Send to

Choose Destination
See comment in PubMed Commons below
Arch Intern Med. 2002 Mar 25;162(6):657-62.

Coffee intake and risk of hypertension: the Johns Hopkins precursors study.

Author information

  • 1The Johns Hopkins Precursors Study, 2024 E Monument St, Suite 2-200, Baltimore, MD 21205-2223, USA.



Whether the increase in blood pressure with coffee drinking seen in clinical trials persists over time and translates into an increased incidence of hypertension is not known.


We assessed coffee intake in a cohort of 1017 white male former medical students (mean age, 26 years) in graduating classes from 1948 to 1964 up to 11 times over a median follow-up of 33 years. Blood pressure and incidence of hypertension were determined annually by self-report, demonstrated to be accurate in this cohort.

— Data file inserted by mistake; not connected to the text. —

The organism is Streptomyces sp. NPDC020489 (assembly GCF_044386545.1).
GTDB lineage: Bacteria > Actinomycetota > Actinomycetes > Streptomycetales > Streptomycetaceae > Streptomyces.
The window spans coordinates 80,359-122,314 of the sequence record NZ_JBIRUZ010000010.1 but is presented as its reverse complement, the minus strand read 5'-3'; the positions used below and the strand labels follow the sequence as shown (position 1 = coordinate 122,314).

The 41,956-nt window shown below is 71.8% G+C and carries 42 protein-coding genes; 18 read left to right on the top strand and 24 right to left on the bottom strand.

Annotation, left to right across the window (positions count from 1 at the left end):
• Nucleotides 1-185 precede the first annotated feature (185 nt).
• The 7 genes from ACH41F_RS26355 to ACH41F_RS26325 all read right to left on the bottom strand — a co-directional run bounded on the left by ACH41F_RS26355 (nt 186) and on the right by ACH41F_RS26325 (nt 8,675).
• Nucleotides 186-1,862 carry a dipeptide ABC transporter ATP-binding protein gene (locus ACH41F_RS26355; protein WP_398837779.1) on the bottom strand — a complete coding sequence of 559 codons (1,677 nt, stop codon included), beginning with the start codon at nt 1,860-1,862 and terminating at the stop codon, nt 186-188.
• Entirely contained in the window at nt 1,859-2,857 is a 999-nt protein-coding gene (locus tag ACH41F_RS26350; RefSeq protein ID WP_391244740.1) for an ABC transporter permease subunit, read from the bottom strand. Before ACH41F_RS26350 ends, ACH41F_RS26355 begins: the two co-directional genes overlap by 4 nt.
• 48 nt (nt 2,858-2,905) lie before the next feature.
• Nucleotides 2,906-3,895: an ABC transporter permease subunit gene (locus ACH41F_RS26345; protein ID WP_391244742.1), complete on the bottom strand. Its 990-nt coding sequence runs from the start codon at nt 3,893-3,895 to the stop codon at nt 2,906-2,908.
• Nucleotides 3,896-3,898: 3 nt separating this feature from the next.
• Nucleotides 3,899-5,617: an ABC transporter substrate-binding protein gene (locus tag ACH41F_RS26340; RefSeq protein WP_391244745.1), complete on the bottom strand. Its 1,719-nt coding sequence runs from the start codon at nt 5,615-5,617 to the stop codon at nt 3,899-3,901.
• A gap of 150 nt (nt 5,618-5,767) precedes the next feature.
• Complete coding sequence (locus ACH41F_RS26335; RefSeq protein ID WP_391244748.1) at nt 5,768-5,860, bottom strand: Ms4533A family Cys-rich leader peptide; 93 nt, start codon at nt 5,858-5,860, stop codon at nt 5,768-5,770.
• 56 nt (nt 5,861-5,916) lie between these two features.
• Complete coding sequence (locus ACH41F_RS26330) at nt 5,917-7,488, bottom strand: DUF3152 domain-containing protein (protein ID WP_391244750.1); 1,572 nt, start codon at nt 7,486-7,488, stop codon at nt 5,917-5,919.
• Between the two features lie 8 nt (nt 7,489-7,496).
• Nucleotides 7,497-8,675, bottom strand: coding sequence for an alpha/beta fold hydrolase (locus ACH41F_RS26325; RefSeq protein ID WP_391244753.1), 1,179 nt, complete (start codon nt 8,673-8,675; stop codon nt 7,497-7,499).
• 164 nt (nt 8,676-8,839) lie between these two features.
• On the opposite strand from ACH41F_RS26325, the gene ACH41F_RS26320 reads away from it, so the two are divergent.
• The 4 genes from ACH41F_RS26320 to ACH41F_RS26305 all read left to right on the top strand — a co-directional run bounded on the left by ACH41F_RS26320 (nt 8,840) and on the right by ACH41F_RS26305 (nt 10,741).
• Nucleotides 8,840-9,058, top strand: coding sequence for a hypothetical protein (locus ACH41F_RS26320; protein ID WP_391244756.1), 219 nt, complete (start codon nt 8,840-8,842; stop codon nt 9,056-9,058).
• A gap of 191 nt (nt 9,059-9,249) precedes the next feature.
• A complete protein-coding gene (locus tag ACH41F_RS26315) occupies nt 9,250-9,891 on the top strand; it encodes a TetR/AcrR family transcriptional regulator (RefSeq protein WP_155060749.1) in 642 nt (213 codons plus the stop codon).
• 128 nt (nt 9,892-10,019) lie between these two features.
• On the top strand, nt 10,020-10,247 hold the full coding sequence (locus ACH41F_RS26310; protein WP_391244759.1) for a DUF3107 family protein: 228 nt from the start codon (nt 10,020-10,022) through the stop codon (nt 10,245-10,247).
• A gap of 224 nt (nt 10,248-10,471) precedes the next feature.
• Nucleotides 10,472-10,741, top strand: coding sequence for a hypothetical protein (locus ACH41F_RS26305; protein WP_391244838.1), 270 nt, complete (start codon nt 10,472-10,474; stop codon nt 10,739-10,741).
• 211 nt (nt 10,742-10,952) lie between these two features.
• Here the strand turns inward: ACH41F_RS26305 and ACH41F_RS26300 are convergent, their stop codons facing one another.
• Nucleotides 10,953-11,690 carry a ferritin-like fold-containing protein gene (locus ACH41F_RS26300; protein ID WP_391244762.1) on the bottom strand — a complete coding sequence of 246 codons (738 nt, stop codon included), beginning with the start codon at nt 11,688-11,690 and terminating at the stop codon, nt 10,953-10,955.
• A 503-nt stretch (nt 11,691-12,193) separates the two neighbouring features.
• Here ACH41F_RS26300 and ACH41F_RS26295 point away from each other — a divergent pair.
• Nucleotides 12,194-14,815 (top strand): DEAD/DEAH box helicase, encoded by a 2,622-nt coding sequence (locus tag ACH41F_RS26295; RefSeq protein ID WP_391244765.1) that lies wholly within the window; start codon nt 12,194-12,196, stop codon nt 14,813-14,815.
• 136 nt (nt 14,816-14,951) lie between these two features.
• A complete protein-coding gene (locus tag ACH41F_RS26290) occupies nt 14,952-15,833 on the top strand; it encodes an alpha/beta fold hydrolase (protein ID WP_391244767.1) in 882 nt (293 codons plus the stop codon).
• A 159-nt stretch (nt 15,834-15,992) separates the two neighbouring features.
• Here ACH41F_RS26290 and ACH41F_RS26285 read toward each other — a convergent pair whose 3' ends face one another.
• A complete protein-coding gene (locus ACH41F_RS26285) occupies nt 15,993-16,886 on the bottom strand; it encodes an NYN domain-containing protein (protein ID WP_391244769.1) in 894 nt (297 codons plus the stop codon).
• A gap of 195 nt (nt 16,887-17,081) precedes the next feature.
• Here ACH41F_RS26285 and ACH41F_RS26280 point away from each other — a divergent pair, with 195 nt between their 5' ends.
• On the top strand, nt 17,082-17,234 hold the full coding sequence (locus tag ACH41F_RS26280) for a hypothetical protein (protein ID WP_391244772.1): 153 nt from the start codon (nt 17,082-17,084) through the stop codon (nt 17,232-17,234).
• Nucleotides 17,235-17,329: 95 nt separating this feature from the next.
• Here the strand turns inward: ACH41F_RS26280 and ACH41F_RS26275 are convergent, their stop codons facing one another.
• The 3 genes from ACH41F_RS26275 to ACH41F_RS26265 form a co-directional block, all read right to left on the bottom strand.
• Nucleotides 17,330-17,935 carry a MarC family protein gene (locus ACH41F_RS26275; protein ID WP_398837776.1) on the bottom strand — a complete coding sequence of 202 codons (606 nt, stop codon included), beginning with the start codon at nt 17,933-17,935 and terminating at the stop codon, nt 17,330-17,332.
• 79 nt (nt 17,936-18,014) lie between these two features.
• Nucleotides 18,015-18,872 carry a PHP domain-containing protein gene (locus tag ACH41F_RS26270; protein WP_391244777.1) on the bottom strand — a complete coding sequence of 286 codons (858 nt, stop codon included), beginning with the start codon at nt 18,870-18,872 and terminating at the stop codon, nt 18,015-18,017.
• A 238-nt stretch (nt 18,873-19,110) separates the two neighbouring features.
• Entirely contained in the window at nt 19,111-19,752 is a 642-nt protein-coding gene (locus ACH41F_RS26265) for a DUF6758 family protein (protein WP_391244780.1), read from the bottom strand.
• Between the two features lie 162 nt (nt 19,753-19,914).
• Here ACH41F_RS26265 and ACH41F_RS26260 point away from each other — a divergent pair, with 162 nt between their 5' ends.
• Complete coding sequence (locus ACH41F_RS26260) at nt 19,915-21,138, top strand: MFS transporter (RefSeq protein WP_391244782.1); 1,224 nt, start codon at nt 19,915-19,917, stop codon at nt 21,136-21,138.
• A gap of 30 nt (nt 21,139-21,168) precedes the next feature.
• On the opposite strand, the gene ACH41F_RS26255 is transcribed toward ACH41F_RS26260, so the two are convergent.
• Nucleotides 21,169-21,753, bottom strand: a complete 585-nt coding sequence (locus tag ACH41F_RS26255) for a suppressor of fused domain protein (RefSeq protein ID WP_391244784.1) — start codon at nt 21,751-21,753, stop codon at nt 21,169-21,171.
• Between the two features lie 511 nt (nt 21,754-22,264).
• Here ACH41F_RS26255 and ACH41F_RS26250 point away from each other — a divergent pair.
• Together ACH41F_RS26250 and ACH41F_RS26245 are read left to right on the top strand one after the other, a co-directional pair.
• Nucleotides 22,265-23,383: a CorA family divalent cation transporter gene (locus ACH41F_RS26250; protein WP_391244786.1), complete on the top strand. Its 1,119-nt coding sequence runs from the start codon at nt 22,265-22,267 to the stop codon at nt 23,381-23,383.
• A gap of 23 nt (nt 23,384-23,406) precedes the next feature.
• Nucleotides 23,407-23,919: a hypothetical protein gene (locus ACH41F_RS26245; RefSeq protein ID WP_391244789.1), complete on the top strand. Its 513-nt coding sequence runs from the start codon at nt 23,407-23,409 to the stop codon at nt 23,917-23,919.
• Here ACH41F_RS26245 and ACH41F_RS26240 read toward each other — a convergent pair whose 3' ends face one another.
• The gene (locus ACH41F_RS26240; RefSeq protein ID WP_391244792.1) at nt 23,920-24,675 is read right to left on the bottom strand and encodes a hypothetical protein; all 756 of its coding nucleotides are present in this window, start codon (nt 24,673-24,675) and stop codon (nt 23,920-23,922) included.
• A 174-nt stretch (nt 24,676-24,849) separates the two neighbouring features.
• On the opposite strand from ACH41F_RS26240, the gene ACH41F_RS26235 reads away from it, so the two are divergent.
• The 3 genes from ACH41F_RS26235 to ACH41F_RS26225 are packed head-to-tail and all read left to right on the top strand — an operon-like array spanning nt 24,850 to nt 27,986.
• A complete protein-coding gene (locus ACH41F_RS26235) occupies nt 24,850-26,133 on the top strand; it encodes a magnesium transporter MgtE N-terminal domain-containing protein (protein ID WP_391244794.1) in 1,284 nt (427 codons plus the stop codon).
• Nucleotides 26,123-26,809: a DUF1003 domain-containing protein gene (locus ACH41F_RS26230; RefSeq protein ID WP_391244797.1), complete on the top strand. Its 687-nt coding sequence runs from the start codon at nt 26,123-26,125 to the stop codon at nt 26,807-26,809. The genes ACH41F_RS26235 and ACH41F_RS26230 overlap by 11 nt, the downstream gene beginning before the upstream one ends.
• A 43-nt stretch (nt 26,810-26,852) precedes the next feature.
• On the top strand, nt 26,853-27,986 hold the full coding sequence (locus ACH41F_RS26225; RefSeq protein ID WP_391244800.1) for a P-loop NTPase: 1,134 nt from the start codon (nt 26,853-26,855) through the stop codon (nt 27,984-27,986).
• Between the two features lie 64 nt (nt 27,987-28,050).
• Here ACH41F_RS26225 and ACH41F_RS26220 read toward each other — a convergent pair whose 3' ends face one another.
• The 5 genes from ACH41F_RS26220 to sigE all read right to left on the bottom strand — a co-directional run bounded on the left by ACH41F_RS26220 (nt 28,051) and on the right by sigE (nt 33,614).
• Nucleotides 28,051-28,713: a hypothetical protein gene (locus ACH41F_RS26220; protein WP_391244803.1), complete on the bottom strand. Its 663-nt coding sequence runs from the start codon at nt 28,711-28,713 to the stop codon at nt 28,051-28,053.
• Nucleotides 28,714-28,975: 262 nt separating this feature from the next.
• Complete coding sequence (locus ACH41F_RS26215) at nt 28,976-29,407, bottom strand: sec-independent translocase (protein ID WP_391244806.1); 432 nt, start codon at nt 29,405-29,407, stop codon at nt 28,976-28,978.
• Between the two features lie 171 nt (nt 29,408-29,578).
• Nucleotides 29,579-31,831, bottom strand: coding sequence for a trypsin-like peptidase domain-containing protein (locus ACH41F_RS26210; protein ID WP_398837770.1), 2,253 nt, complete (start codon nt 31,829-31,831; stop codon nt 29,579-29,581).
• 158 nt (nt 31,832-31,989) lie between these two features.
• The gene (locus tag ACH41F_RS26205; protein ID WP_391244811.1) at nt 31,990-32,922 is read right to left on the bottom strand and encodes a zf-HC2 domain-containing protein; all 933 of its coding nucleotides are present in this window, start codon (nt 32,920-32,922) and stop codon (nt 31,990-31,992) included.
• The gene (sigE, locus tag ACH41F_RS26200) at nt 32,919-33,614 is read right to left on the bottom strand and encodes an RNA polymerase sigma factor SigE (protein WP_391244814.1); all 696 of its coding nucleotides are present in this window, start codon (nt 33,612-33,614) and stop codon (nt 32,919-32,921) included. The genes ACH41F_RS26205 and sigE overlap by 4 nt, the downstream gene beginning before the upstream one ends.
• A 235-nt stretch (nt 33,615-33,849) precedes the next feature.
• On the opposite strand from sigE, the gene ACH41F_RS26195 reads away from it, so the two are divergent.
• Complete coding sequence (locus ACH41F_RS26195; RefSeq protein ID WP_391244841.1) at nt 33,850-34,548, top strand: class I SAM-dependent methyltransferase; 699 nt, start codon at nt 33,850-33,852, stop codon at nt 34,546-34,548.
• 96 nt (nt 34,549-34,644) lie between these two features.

Consumption of 1 cup of coffee a day raised systolic blood pressure by 0.19 mm Hg (95% confidence interval, 0.02-0.35) and diastolic pressure by 0.27 mm Hg (95% confidence interval, 0.15-0.39) after adjustment for parental incidence of hypertension and time-dependent body mass index, cigarette smoking, alcohol drinking, and physical activity in analyses using generalized estimating equations. Compared with nondrinkers at baseline, coffee drinkers had a greater incidence of hypertension during follow-up (18.8% vs. 28.3%; P =.03). Relative risk (95% confidence interval) of hypertension associated with drinking 5 or more cups a day was 1.35 (0.87-2.08) for baseline intake and 1.60 (1.06-2.40) for intake over follow-up. After adjustment for the variables listed above, however, these associations were not statistically significant.


Over many years of follow-up, coffee drinking is associated with small increases in blood pressure, but appears to play a small role in the development of hypertension.

Comment in

[PubMed - indexed for MEDLINE]
PubMed Commons home

PubMed Commons

How to join PubMed Commons

    Supplemental Content

    Full text links

    Icon for Silverchair Information Systems
    Loading ...
    Support Center